The Rev. Robert Mitchell of St. Patrick Church in Chatham Borough said he thought "it took much courage for the Pope to step down," as was announced Monday.
Pope Benedict XVI decided decision to resign for health reasons effective Feb. 28. The move makes him the first pontiff in nearly 600 years to resign. When the College of Cardinals elects a new pope in conclave, the election is usually for life.
Mitchell said he feels "much thought was given to this decision thought the past year." Pope Benedict said in a 2010 interview he believed an ailing pope had an option of stepping down for a younger choice, though there is little precedent.
"I also believe it sets a standard for future Popes, as well as all people who fear admission that they lack the strength to continue a particular style of life saturated with such diverse demands," Mitchell said.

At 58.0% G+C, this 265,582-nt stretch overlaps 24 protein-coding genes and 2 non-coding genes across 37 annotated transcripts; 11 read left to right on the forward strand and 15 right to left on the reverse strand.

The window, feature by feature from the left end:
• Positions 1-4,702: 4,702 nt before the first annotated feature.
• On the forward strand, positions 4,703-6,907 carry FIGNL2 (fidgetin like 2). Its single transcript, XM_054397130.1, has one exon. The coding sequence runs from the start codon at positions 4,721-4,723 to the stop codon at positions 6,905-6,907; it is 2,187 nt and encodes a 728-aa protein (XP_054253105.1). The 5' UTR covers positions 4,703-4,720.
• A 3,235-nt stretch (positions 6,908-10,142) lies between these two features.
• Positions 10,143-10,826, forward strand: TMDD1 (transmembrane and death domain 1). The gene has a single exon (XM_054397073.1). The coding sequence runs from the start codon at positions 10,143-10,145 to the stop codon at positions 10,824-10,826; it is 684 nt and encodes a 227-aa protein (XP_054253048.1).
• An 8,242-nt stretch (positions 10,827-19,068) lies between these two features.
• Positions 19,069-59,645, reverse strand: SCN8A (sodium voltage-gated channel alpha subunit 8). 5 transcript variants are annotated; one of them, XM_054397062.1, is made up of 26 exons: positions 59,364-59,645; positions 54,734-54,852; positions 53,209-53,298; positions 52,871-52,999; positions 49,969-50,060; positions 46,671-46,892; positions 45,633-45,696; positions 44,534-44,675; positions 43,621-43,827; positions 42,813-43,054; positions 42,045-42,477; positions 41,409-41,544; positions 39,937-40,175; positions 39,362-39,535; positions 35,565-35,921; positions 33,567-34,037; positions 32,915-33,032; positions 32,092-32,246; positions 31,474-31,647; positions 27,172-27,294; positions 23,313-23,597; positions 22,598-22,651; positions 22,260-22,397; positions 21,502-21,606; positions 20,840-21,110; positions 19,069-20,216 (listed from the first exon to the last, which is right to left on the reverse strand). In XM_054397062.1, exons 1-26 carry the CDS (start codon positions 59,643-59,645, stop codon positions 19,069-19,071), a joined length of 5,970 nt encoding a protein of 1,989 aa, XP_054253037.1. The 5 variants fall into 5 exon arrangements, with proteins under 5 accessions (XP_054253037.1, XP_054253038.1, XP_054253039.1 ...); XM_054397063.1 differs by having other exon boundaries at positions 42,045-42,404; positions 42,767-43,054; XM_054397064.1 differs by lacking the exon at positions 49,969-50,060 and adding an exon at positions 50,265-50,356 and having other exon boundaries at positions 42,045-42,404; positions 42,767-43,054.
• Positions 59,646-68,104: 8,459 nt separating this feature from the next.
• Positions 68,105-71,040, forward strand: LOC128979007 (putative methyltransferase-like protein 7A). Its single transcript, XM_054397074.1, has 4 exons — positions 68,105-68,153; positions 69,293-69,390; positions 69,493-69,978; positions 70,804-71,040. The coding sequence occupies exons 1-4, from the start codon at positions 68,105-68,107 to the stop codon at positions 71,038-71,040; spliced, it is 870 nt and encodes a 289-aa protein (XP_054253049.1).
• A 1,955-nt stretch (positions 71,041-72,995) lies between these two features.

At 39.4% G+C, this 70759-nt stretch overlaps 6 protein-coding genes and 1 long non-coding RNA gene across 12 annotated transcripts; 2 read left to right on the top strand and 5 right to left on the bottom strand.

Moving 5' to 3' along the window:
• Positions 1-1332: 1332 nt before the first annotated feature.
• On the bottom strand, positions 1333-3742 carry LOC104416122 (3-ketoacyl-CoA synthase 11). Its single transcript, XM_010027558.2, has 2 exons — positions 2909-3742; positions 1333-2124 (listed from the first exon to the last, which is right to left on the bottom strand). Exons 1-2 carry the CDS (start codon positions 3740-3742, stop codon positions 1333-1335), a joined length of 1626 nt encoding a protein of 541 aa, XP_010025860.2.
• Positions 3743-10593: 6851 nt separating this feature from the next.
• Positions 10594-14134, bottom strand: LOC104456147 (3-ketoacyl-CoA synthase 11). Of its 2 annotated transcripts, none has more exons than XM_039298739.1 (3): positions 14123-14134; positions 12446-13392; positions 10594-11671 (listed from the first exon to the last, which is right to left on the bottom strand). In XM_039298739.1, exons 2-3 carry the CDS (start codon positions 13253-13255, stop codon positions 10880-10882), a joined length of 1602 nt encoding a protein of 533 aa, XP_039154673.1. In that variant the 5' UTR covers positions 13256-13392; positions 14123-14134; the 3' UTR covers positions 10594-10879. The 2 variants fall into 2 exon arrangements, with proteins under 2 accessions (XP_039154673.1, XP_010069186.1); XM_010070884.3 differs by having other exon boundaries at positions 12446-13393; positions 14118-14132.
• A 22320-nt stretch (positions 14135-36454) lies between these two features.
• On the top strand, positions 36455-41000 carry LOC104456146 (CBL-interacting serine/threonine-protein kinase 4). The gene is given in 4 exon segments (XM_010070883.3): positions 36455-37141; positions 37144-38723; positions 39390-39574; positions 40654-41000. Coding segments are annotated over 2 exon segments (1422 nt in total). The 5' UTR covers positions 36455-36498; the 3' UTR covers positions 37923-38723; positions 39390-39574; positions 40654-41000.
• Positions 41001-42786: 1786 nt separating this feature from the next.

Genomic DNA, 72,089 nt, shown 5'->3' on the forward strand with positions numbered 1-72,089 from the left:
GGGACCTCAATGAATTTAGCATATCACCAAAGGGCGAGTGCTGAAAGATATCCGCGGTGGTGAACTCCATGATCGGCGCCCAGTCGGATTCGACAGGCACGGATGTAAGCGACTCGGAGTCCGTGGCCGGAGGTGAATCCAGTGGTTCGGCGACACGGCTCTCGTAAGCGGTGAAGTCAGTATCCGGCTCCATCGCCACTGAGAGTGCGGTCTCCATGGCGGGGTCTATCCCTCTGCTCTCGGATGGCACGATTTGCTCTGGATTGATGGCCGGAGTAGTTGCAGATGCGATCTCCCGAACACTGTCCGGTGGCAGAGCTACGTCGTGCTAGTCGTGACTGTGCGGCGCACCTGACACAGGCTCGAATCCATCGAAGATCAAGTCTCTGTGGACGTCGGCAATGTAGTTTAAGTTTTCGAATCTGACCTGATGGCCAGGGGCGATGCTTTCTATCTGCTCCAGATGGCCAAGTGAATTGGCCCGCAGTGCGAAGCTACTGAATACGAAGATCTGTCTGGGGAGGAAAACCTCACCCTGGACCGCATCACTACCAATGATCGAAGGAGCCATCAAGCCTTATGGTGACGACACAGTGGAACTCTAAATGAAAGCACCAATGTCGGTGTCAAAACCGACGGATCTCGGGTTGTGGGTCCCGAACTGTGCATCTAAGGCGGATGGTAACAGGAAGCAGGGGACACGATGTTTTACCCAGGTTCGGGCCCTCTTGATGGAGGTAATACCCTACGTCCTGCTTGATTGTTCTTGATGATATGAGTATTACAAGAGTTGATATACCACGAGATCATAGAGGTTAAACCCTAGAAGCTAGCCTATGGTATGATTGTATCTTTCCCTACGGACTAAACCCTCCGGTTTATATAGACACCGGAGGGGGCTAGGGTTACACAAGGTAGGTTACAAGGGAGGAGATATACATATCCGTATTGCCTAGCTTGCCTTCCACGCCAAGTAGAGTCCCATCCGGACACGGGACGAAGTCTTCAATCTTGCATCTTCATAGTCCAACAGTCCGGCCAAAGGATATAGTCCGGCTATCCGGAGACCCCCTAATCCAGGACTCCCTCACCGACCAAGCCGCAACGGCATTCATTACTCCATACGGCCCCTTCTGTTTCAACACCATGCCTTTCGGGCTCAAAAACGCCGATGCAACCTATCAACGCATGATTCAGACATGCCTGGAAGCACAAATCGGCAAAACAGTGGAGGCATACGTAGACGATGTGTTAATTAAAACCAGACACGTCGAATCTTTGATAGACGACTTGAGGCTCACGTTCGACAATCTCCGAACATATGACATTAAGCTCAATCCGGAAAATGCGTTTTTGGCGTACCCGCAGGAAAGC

Born Joseph Ratzinger on April 16, 1927, in Bavaria, Germany, he was a cardinal under Pope John Paul II.
Priests usually retire at age 70, and Ratzinger became pope at age 78.
As Pope he held up bans against divorce, birth control, stem cell research, gay marriage, married priests, female priests and homosexuality.
He also expressed shame at clerical sex abuse, including once on a trip to the U.S., and made overtures to the Jewish community in the U.S. and in Germany. His first foreign trip from the Vatican was to Germany, where he visited a synagogue. When he visited the Blue Mosque in Istanbul he prayed next to a Muslim cleric.
Pope Benedict was elected on April 19, 2005. He was the first German pope to lead the Roman Catholic Church since the 11th century.
The last pope to resign was Gregory XII in 1415.
Mitchell said he will offer his prayers for Pope Benedict.